Starring the Voices of: Benedict Cumberbatch, Cameron Seely, Rashida Jones, Kenan Thompson, Angela Lansbury and Pharrell Williams
Written by: Michael LeSieur and Tomy Swerdlow
Directed by: Yarrow Cheney and Scott Mosier
Running Time: 90 Minutes
Reviewed by: Rob Vaux
The chief complaint against The Grinch is the obvious one: was this Christmas-stealing really necessary? Ever-eager to exploit the famous Dr. Seuss property, Universal has released this second feature-length movie adaptation following the whatever-the-hell-that-Jim-Carrey-deal-was back in 2000. Both attempt to capture the magic of the original text: and by extension, the equally beloved Chuck Jones animated version from 1957. This new movie succeeds in ways the live-action film didn’t… and yet the same fundamental problems prove its undoing.
The best parts come in its art direction and the overall look. The live-action movie was buried beneath the weight of excessive make-up, costumes and sets. The CGI version is much lighter on its feet in depicting Mt. Crumpet’s sourpussed resident and the happy town of Whoville just to the south. It stays true to the spirit of Seuss’s original drawings, while adding a few cute touches of its own that grant it some distinctiveness.
That extends both to the Whos themselves – happy, furry creatures who largely resemble modern suburbanites – and to the Grinch (voiced by Benedict Cumberbatch), who looks more of a kind with his neighbors than previous incarnations. His faithful dog Max is a winner too, able to speak volumes with a soft “woof” and quickly endearing himself with his signature loyalty. Directors Scott Mosier and Yarrow Cheney add plenty of whimsy to the landscape, particularly in the Grinch’s various Seussian gadgets which he uses to enact his fiendish plan.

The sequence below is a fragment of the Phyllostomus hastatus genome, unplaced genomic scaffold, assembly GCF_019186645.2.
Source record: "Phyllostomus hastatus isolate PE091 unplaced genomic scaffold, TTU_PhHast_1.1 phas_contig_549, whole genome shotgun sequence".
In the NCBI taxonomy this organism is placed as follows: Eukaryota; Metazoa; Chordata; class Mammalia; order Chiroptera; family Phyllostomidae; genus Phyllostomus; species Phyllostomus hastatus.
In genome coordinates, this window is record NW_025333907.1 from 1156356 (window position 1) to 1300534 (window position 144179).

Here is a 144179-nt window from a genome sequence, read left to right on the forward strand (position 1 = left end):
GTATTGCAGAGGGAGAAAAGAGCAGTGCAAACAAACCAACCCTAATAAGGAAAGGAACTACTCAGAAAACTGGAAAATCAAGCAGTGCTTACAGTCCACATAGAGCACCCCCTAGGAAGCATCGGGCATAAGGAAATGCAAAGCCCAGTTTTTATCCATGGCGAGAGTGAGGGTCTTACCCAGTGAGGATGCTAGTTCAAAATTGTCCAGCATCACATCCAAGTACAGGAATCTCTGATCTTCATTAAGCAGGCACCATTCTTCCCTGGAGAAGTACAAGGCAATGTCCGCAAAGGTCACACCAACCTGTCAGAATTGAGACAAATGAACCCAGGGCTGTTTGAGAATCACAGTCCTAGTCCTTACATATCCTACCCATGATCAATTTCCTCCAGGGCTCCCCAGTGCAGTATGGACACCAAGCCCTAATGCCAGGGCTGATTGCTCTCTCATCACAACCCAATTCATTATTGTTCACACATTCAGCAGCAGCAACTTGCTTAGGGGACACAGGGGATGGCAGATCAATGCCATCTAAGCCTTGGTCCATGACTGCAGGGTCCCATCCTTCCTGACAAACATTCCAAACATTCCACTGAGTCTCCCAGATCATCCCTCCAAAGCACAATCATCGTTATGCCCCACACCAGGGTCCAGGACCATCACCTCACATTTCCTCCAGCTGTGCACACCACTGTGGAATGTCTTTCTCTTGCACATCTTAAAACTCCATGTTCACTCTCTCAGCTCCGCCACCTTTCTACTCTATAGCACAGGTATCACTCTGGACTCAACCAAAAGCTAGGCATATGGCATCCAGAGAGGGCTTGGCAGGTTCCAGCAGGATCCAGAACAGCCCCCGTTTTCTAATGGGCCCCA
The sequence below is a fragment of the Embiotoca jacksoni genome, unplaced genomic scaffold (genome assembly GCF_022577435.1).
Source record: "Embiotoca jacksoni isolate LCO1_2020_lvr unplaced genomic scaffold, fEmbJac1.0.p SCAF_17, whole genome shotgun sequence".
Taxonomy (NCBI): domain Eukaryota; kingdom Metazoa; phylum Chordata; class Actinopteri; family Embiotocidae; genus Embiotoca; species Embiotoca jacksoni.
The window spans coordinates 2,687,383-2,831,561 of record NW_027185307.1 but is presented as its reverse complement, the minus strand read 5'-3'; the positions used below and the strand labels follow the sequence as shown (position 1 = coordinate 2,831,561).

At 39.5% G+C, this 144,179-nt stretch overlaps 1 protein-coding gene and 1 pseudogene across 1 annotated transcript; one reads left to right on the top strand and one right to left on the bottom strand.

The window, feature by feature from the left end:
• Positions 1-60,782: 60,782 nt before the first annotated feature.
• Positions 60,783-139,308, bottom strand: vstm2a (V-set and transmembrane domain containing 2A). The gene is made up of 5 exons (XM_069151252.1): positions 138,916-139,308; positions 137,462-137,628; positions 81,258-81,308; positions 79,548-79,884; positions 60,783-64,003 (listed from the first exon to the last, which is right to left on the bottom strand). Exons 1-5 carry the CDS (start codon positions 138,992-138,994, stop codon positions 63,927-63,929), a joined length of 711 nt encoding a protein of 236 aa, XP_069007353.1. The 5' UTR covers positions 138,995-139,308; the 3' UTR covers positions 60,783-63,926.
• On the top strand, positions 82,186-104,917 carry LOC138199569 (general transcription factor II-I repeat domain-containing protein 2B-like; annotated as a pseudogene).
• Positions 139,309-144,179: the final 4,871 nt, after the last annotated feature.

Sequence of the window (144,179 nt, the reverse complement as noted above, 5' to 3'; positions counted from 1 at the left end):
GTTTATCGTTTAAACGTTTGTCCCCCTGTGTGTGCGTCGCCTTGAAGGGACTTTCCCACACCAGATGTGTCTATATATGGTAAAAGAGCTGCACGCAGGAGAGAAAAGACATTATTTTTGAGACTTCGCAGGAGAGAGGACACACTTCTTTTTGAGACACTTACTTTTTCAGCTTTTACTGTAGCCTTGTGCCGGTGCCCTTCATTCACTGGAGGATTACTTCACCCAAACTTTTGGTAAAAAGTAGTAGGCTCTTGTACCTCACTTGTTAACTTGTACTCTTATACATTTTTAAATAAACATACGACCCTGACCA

If the canvas looks much more inviting than the last Grinch movie, however, then the same big issues confound its story: specifically, how to stretch the slender Seuss volume into a full 90 minutes. The Chuck Jones cartoon clocked in at under half an hour, and it needed a couple of extra songs to get there. Expanding the running time means embellishing the story… and frankly, there just isn’t enough there to justify the exercise.
The standard play is to look into parts of the Seuss dialogue that open the door for expansion… and then expand it. Case in point: why does the Grinch hate Christmas? Seuss was clear:
“Yes, the Grinch hated Christmas! The whole Christmas season!
“Please don’t ask why. No one quite knows the reason.”
That’s exactly the spot where some enterprising screenwriter can come up with a reason. In this case, they decided that the Grinch was raised in an orphanage and overcome with loneliness: a perfectly plausible (if lazy) foundation for Yuletide misanthropy.